That’s what I got from the book.
You can use the Grid concept as Loci… Why not try it yourself! Create a 2x2 grid and put four different items in the four square box of the grid. Make some kind of story if you like. See if you can remember them! I use 2x2 grid for credit card number!!
When you put an image in a cell of a grid,that cell becomes ‘unique’…right? But the grid/cell doesn’t itself has to be unique like a loci in a Memory Palace. A grid/cell is just an empty box/square! If Grid technique can be used for text,why not for image,too?
Grid technique is not about “text” alone. You can put images in the grids. In the walls of a room,you can create 50 loci just by making 50 cells/columns on the walls(four walls and ceiling)! And they work!
I memorized Dominic System’s Persons using two rooms and fifty+fifty columns/cells like this link shows: https://www.mnemotecnia.es/articulo-solomon-el-geometra
Also,read Lynne Kelly’s books!! There are a couple of interesting memory tools in the books,which would seem strange and ineffective as memory aids! But they work!
Use your imagination!
Not sure where I got the following article from,but I kept it in my journal:
The Grid System
In the middle ages, practitioners of the art of memory largely abandoned the use of architectural spaces – it had been a fashion of the ancients – and substituted mental grids, either square, circular, or semicircular on the model of an amphitheater. Like building interiors, a grid of rows/columns consists of regular groups of loci (cells) that can be filled with content. Unlike the various parts of a building, however, there is nothing intrinsically distinct and memorable about cells in a grid, so the key to this system is using a cross-referencing code system.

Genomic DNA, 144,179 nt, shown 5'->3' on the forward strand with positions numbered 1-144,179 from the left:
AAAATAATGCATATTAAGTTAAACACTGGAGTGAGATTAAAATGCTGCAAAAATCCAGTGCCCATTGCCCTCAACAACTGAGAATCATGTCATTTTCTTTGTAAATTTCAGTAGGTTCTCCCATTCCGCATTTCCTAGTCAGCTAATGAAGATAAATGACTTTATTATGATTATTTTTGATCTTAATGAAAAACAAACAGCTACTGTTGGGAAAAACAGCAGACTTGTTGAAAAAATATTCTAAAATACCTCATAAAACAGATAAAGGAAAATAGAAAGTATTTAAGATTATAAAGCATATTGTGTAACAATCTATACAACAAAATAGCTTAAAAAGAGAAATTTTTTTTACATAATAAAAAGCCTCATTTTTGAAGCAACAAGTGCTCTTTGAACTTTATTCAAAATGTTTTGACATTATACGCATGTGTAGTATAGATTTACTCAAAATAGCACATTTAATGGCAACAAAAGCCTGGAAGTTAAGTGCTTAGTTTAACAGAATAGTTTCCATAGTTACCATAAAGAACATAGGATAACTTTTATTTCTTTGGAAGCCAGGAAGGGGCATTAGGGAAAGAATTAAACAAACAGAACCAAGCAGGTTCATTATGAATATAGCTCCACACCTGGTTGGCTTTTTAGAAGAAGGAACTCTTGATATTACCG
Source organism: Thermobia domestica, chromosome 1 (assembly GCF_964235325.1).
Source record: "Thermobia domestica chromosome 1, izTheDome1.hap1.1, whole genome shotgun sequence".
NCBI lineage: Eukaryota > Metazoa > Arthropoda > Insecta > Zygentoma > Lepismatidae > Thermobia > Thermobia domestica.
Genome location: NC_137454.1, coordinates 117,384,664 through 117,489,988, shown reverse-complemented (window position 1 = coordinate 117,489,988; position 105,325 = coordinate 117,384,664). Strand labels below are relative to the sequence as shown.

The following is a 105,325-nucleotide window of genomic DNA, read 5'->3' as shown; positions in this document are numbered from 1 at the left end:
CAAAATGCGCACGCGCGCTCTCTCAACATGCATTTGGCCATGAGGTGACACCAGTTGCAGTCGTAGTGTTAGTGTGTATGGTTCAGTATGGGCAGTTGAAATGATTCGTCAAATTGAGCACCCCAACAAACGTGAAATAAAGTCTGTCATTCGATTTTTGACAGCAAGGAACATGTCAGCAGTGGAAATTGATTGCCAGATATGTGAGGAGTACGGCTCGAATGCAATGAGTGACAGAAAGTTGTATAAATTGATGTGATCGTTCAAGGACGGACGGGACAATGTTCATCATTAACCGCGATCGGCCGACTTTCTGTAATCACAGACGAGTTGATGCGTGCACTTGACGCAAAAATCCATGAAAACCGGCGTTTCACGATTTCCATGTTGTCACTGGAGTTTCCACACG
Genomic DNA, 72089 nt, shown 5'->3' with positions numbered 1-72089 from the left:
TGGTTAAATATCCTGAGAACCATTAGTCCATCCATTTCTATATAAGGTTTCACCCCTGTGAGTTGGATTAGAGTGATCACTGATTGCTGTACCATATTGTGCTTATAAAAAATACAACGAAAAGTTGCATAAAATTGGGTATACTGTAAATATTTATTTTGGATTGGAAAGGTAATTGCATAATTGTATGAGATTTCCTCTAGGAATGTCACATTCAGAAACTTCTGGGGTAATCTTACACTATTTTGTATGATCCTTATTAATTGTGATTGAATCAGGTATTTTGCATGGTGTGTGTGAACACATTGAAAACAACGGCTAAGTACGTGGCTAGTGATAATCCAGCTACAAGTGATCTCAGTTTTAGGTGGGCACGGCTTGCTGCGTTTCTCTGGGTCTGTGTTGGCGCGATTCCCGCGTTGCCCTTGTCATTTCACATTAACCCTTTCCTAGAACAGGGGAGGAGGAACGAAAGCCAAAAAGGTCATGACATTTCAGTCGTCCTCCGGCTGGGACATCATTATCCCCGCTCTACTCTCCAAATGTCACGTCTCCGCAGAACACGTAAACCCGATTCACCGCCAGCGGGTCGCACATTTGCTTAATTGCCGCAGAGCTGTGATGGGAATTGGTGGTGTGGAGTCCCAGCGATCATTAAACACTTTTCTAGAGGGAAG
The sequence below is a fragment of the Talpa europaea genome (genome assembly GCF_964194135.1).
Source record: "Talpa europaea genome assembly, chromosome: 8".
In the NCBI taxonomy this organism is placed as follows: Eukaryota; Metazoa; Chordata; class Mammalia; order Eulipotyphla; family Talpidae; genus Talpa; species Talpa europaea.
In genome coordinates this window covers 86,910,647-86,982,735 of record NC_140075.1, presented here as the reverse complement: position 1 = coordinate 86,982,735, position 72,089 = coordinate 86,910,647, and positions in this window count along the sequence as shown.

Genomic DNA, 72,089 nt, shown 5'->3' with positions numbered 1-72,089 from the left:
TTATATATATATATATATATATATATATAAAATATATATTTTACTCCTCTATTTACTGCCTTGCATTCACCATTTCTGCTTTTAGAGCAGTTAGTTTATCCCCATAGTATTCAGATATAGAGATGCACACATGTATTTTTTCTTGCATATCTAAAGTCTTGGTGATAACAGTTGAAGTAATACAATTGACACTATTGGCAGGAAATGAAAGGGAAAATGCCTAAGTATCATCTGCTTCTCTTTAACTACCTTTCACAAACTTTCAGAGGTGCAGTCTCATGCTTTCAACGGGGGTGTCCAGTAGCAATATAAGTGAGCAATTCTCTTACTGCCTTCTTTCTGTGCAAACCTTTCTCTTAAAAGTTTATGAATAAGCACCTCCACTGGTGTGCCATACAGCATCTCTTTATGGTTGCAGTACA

In the grid system, the dimensions or axes of the grid – the rows and columns – are different known series, be they numerical, alphabetical, or whatever. If each cell has a row letter and a column number, that two-character combination becomes a hook for the mental image that goes in the cell. Each mental image simply incorporates the code for that cell.
This was essentially how the memory masters of the Renaissance – men like Giordano Bruno – worked to store and encode vast amounts of knowledge. They typically were intimately familiar with many list-like sequences to which cell rows and columns could be keyed – the zodiac, pantheons of classical deities, Biblical genealogies, etc. These things came readimade with vivid associations to help in fashioning memory images, although theoretically a memory grid could be constructed using simple number- and alphabet codes.
It is possible to create vast mental spreadsheets using this method. And the only limit to the number of dimensions of such a system would how many natural series of things you can use for coding. There’s the alphabet – a series 26 items long that almost everyone knows by heart – and the numbers; even just using the digits 0-9 (or 1-10) plus the alphabet gives you a grid with 260 cells – more than I’ve ever needed (but I’ve never needed to memorize a book). Multiply that by the 12 months of the year and … well, you get the idea.
Wow. The two-character combinations for hooks. Makes a lot of sense now.
Now I am definitely amazed and very excited at the same time. Can’t wait to try this. I am sincerely very very excited. Thank a bunch .